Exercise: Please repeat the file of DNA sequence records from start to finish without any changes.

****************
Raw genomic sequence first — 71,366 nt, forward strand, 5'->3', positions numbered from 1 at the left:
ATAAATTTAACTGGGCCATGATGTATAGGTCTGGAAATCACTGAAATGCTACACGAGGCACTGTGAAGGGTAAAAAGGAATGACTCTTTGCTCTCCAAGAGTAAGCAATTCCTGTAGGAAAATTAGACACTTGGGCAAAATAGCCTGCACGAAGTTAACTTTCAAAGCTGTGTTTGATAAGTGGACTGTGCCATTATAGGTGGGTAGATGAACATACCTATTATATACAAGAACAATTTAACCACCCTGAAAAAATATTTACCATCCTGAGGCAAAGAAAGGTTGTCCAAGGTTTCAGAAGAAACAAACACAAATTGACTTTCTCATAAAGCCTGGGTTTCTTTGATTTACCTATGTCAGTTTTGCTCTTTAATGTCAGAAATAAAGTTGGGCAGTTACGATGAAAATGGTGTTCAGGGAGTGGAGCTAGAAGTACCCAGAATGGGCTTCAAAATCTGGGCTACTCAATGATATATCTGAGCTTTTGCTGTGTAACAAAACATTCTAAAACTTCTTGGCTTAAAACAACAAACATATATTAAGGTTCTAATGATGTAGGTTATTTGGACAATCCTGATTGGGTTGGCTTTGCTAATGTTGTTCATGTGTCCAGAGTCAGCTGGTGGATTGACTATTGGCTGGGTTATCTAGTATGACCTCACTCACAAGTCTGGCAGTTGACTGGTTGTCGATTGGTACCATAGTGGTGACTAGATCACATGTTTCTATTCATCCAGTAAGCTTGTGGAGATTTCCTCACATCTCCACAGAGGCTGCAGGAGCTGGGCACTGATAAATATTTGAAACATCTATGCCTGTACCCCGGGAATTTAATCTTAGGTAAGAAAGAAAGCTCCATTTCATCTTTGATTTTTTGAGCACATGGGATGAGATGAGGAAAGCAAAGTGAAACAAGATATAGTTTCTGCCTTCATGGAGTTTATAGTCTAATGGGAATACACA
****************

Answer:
Raw genomic sequence first — 71,366 nt, forward strand, 5'->3', positions numbered from 1 at the left:
ATAAATTTAACTGGGCCATGATGTATAGGTCTGGAAATCACTGAAATGCTACACGAGGCACTGTGAAGGGTAAAAAGGAATGACTCTTTGCTCTCCAAGAGTAAGCAATTCCTGTAGGAAAATTAGACACTTGGGCAAAATAGCCTGCACGAAGTTAACTTTCAAAGCTGTGTTTGATAAGTGGACTGTGCCATTATAGGTGGGTAGATGAACATACCTATTATATACAAGAACAATTTAACCACCCTGAAAAAATATTTACCATCCTGAGGCAAAGAAAGGTTGTCCAAGGTTTCAGAAGAAACAAACACAAATTGACTTTCTCATAAAGCCTGGGTTTCTTTGATTTACCTATGTCAGTTTTGCTCTTTAATGTCAGAAATAAAGTTGGGCAGTTACGATGAAAATGGTGTTCAGGGAGTGGAGCTAGAAGTACCCAGAATGGGCTTCAAAATCTGGGCTACTCAATGATATATCTGAGCTTTTGCTGTGTAACAAAACATTCTAAAACTTCTTGGCTTAAAACAACAAACATATATTAAGGTTCTAATGATGTAGGTTATTTGGACAATCCTGATTGGGTTGGCTTTGCTAATGTTGTTCATGTGTCCAGAGTCAGCTGGTGGATTGACTATTGGCTGGGTTATCTAGTATGACCTCACTCACAAGTCTGGCAGTTGACTGGTTGTCGATTGGTACCATAGTGGTGACTAGATCACATGTTTCTATTCATCCAGTAAGCTTGTGGAGATTTCCTCACATCTCCACAGAGGCTGCAGGAGCTGGGCACTGATAAATATTTGAAACATCTATGCCTGTACCCCGGGAATTTAATCTTAGGTAAGAAAGAAAGCTCCATTTCATCTTTGATTTTTTGAGCACATGGGATGAGATGAGGAAAGCAAAGTGAAACAAGATATAGTTTCTGCCTTCATGGAGTTTATAGTCTAATGGGAATACACA